In this blog I will show you how to work with open-source Geographic Information System (GIS) data in BricsCAD. For this, I will take you on a nice picnic at the banks of the river Schelde in Gent, Belgium (home of Bricsys HQ). I will do this using BricsCAD Shape (the free version of BricsCAD) and free GIS data from QGIS.
What is GIS?
In civil engineering and for urban planning, GIS is an important source of information. This information is made available by local governments and provided as an online service.
What is Qgis?
Qgis is a free, open-source software (FOSS) package for GIS. It is easy to use and user-friendly. QGIS supports many file formats for reading and writing, both vector- and raster data. Including DXF. In addition, numerous developers are busy creating additional functions to help you go further with GIS data.
QGIS workspace displaying an aerial view of the river Schelde in Gent.
How to Use Qgis in BricsCAD
The first thing I will do is download a part of the Basic Registration of Large-scale Topography for Belgium (GRK). Secondly, I will use aerial imagery of the site. In Qgis it is very easy to "print" this at a given resolution and fit it to the size of the plot. (For this example, I set it to 400px.) Note that the position is marked. This comes in handy for use in BricsCAD.
Geopunt (the central gateway to geographical government information) is a geoportal that makes geographic information, in DXF, accessible to government agencies, citizens, organizations and companies.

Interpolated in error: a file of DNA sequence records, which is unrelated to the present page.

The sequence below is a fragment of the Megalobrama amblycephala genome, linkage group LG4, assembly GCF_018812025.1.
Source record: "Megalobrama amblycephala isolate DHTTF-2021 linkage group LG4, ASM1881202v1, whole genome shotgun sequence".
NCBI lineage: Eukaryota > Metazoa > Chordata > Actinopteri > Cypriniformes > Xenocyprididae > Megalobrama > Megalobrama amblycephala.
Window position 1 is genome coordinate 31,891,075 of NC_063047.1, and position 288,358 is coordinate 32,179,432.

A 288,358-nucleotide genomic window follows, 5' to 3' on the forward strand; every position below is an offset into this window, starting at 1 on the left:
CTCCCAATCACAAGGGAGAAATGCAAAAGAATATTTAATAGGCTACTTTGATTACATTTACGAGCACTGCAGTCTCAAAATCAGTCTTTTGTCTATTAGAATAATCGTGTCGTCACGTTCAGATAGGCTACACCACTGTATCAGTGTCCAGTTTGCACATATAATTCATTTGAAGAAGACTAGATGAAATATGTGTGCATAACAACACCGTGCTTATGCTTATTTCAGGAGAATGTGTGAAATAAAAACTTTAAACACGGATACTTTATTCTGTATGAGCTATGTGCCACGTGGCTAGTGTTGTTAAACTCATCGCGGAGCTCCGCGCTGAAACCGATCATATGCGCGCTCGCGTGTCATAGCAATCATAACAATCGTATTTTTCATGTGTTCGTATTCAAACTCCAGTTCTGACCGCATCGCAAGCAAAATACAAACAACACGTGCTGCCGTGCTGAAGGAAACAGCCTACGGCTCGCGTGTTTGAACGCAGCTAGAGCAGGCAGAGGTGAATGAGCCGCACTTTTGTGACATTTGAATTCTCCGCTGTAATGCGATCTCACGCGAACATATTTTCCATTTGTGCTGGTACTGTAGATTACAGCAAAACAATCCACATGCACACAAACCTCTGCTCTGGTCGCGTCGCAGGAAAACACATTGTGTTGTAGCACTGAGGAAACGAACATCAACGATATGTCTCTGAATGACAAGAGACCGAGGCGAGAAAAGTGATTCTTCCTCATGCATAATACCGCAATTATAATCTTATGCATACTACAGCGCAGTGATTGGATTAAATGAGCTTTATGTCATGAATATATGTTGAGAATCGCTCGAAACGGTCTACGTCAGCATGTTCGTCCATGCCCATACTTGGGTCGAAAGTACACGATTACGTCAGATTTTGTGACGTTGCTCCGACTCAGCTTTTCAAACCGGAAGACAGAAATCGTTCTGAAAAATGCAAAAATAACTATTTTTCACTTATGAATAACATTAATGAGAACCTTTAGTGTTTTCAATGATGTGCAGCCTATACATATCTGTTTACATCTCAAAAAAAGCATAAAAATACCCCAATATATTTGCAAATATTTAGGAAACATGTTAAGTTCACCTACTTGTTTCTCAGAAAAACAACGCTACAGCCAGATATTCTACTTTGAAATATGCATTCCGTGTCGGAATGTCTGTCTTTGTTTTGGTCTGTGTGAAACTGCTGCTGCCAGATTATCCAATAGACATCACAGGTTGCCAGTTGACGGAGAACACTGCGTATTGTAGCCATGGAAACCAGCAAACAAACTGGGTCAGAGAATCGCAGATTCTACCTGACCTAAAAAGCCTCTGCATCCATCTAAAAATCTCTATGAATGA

With BricsCAD Shape I can combine both the image and the vector data to design my perfect picnic. The aerial image needs to be moved and scaled a bit to get it to the right spot.
On the right side of the picture, you can see the DXF file I received by (automatic) email from the portal.
Now that's in place let me grab some BBQ gear and some easy chairs, courtesy of the BricsCAD Shape, free components Library. (Luckily it all fitted just perfectly in the Citroën 2CV.)
Once my design is approved by all attendants I'll save it as standalone contours.
Now, let's switch over QGIS!
Once the drawing is saved, I can use Qgis to load in my picnic spot as a DXF layer and see if there are any urban activities or plans registered by the city of Gent on MY temporary territory. Turns out the spot is quite an interesting archeology spot and a potential flood risk.
Of course, my picnic spot could just as well be the layout of your next building or plant. The point I want to make is: all this data and the tools you need are available free and open-source to allow you to gain insights very quickly! The only obstacle to overcome is to gain some experience in this field.